Applications were submitted by some 90 composers from Australia, Brazil, Canada, France, Germany, Hong Kong, Italy, Japan, Puerto Rico, Singapore, Spain, Taiwan, the UK, and of course the USA. This year, about a third of the JiB applicants were accepted.

American conservatories were represented by the Juilliard School, Peabody Institute, Eastman School of Music, New England Conservatory, Cleveland Institute of Music, and the Cincinnati College Conservatory of Music, among others.

Universities included Columbia, Harvard, Yale, University of Pennsylvania, UC Berkeley, UCLA, UC San Diego, Chicago, Indiana, Michigan, and Wisconsin, plus scores of others. Foreign institutions included the National Conservatory of Paris, Hochschule fur Musik und Theater Hamburg, Robert-Schumann-Hochschule, Duesseldorf, the Conservatory Vincenzo Bellini in Parlermo, Universities of Huddersfield and Brunel (UK), Wilfrid Laurier and Montreal (Canada), Trinity College Dublin, and the Hong Kong Academy for Performing Arts.

Many participants find June in Buffalo to be an eye- and ear-opening experience, as they encounter composers whose aesthetic views diverge widely from the ones they cherish. Lively discussions -- whether in seminars or in late-night bull sessions over pitchers of beer and authentic Buffalo chicken wings -- can often prove illuminating, and the bonds formed in these encounters can last for decades.

Monday, April 12, 2010

A(nother) Musical Feast

We're taking a short break from June in Buffalo business to mention an upcoming concert co-presented by the Center for 21st Century Music and Buffalo's chamber music series, A Musical Feast. Taking place at the Burchfield-Penney Arts Center on April 15 (7 pm), the typically diverse program includes Tchaikovsky's Capriccio Italien, played by duo-pianists Claudia Hoca and Phyllis East; Schubert's well-loved String Quintet in C Major, with an ensemble led by series director Charles Haupt; and David Felder's November Sky for solo flute and tape, with Barry Crawford on flute. 

The latter work, composed in 1992, was released on an all-Felder Bridge Records CD that earned the title "Disc of the Year" (chamber music) from the American Record Guide, and landed on the Buffalo News Best of Year list as well. That recording is available through Amazon and iTunes, among others. Reviewing a live performance, Paul Griffiths wrote, "November Sky, a duet for flutist and computer, descending from piccolo screams to the cool dark of the bass flute...showed the importance to a composer of being around performers."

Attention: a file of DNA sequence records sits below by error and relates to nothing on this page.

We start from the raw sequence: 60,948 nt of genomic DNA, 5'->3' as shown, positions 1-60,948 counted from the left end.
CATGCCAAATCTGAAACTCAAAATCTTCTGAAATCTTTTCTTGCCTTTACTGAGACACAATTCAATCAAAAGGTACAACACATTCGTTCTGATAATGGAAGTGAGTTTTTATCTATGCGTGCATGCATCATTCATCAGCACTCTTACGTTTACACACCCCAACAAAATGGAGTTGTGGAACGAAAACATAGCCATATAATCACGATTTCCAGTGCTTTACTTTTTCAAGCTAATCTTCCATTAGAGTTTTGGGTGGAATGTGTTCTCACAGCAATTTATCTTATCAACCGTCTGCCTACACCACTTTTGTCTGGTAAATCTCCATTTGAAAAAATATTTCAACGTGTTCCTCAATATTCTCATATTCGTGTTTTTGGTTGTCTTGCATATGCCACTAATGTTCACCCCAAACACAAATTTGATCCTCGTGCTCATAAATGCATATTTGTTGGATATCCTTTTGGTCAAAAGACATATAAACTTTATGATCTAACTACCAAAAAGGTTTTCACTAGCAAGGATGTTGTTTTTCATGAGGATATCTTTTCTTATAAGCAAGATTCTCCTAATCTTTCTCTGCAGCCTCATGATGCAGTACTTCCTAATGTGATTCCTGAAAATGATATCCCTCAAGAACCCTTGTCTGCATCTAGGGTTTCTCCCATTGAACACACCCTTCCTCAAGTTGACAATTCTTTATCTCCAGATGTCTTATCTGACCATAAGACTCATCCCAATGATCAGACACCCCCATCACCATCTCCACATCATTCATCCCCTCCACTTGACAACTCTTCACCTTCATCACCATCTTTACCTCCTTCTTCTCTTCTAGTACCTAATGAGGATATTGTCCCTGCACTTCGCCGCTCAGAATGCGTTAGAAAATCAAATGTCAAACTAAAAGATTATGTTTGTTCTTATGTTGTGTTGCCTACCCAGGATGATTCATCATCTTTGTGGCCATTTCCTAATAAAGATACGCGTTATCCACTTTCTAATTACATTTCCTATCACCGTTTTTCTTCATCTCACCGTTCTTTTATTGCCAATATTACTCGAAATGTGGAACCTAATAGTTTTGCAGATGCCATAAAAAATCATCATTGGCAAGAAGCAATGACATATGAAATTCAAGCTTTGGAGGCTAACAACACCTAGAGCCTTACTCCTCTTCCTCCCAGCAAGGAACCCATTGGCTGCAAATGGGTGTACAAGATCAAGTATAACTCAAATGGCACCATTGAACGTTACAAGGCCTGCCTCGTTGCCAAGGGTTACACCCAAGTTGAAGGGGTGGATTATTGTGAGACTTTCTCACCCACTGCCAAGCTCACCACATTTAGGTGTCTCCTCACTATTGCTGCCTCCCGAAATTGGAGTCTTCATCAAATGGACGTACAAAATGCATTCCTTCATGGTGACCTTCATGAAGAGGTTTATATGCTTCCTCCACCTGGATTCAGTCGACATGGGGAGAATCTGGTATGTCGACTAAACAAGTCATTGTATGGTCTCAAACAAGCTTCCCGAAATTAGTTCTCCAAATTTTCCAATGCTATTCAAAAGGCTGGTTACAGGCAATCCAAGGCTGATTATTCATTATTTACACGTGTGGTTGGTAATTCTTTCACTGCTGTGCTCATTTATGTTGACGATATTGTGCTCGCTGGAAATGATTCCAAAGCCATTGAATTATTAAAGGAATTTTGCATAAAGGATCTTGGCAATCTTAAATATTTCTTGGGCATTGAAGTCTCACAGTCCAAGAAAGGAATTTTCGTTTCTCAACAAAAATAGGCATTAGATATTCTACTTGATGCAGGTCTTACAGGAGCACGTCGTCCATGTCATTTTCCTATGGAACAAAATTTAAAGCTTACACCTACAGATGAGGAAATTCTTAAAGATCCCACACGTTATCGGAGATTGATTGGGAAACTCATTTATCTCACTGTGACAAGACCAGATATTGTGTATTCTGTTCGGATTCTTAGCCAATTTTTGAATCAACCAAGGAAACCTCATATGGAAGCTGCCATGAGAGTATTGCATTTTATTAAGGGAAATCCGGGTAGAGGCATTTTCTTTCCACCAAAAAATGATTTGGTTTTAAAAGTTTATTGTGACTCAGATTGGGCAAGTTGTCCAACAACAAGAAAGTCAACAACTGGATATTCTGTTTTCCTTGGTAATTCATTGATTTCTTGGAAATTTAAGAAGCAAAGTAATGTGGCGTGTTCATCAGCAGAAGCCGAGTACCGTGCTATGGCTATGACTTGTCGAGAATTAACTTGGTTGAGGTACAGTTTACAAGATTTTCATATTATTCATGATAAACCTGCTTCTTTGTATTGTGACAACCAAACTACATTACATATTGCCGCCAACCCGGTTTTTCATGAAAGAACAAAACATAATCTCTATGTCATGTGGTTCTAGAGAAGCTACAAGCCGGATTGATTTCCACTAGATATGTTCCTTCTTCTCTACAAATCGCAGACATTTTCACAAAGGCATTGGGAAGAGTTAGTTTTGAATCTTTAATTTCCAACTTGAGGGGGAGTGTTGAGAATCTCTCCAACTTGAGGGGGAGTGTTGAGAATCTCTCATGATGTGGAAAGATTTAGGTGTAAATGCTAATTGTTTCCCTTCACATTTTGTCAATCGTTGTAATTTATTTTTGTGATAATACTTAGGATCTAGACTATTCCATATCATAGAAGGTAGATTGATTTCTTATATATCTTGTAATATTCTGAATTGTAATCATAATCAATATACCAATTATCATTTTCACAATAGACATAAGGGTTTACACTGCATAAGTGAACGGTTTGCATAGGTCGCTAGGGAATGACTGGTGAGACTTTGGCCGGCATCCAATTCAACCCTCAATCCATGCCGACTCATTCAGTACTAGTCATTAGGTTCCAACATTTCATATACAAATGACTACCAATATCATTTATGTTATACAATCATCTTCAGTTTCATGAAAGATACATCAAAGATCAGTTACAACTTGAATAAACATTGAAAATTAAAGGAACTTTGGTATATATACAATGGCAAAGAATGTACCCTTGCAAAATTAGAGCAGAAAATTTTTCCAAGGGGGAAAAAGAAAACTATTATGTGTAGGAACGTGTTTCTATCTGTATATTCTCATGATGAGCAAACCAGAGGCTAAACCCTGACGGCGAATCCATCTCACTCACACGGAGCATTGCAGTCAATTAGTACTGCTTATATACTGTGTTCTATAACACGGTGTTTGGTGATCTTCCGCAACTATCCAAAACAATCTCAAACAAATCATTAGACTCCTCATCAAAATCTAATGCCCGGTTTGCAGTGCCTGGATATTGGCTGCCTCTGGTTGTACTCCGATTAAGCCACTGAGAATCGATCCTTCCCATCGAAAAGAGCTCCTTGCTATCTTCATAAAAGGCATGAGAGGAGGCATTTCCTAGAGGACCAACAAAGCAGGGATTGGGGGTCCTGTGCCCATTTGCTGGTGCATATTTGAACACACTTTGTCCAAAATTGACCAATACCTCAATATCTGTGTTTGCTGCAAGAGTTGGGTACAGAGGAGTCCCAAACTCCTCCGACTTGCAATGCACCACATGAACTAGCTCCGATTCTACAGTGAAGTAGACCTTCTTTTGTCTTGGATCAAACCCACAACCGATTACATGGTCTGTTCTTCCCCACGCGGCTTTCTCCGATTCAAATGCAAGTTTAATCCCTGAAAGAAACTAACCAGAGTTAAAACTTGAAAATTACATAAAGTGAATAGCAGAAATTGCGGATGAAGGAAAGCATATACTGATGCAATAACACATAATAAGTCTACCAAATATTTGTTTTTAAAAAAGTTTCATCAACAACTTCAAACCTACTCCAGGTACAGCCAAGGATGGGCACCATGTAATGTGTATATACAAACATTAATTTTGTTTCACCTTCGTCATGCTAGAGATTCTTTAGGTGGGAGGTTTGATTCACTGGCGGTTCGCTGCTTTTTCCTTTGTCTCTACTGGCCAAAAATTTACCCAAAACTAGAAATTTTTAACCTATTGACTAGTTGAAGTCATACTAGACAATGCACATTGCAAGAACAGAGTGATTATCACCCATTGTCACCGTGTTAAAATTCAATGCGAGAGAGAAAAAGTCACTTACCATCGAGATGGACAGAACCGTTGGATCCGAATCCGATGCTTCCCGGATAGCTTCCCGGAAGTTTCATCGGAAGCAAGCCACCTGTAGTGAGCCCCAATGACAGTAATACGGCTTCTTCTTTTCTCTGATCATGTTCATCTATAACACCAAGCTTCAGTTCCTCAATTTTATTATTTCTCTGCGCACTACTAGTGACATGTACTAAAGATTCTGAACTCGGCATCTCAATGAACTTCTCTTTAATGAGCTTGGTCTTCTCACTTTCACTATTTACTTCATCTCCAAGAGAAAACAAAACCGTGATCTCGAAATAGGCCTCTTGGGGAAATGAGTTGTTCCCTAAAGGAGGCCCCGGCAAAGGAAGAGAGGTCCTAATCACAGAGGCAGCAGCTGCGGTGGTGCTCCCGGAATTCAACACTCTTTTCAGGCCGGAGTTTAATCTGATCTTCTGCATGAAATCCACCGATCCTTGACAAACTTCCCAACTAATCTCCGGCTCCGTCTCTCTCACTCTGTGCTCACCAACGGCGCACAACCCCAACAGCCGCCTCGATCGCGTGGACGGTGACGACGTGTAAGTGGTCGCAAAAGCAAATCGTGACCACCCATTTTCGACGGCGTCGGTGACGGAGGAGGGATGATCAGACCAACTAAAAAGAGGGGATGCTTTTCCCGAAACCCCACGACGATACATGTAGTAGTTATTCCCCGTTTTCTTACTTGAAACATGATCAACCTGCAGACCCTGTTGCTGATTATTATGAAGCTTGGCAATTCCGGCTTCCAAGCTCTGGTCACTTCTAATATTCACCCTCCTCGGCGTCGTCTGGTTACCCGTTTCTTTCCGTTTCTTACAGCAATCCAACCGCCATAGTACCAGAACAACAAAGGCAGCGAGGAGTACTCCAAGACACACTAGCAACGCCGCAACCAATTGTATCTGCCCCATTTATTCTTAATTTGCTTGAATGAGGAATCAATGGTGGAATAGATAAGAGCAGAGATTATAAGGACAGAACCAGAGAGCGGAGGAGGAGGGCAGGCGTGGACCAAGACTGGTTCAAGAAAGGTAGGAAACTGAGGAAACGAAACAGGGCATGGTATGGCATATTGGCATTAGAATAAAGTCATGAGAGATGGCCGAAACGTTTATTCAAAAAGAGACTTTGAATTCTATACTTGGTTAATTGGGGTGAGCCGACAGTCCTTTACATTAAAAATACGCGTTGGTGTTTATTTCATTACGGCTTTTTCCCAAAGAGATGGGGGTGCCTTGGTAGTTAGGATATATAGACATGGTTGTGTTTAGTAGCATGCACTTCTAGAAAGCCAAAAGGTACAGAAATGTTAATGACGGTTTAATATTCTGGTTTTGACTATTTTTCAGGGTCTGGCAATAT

Wednesday, April 7, 2010

"Inspiring and rewarding:" John Bacon Jr. on June in Buffalo

Composer/percussionist John Bacon, Jr. has been a mainstay of Buffalo's jazz and new music scenes since the 1980s. As a performer, his impressive resume includes stints with the Buffalo Philharmonic, trombonist Roswell Rudd, Bobby Previte's Voodoo Orchestra West, the Maelström Percussion Ensemble, and many others. His compositions have been performed by the Amherst Saxophone Quartet and violinist Leroy Jenkins, among others. He is now enrolled in UB's doctoral program in composition. John offers the following thoughts on June in Buffalo:

"I have been living in the Buffalo area and working as a professional musician for many years.  My involvement with June in Buffalo has been as a student in the 1980's, as a performer in the 1980's and 90's and as an audience member throughout most of the life of the festival.  I recall meeting David Felder at an early festival when he first arrived at UB. He was investigating some specifics about almglocken in B-1 Slee and I tried to help him as best I could. I remember performing in the percussion section with the Buffalo Philharmonic Orchestra with Charles Wourinen conducting. I remember Steve Reich crediting the great Jazz drummer Kenny Clarke with being the inspiration for the rhythmic drive in his music.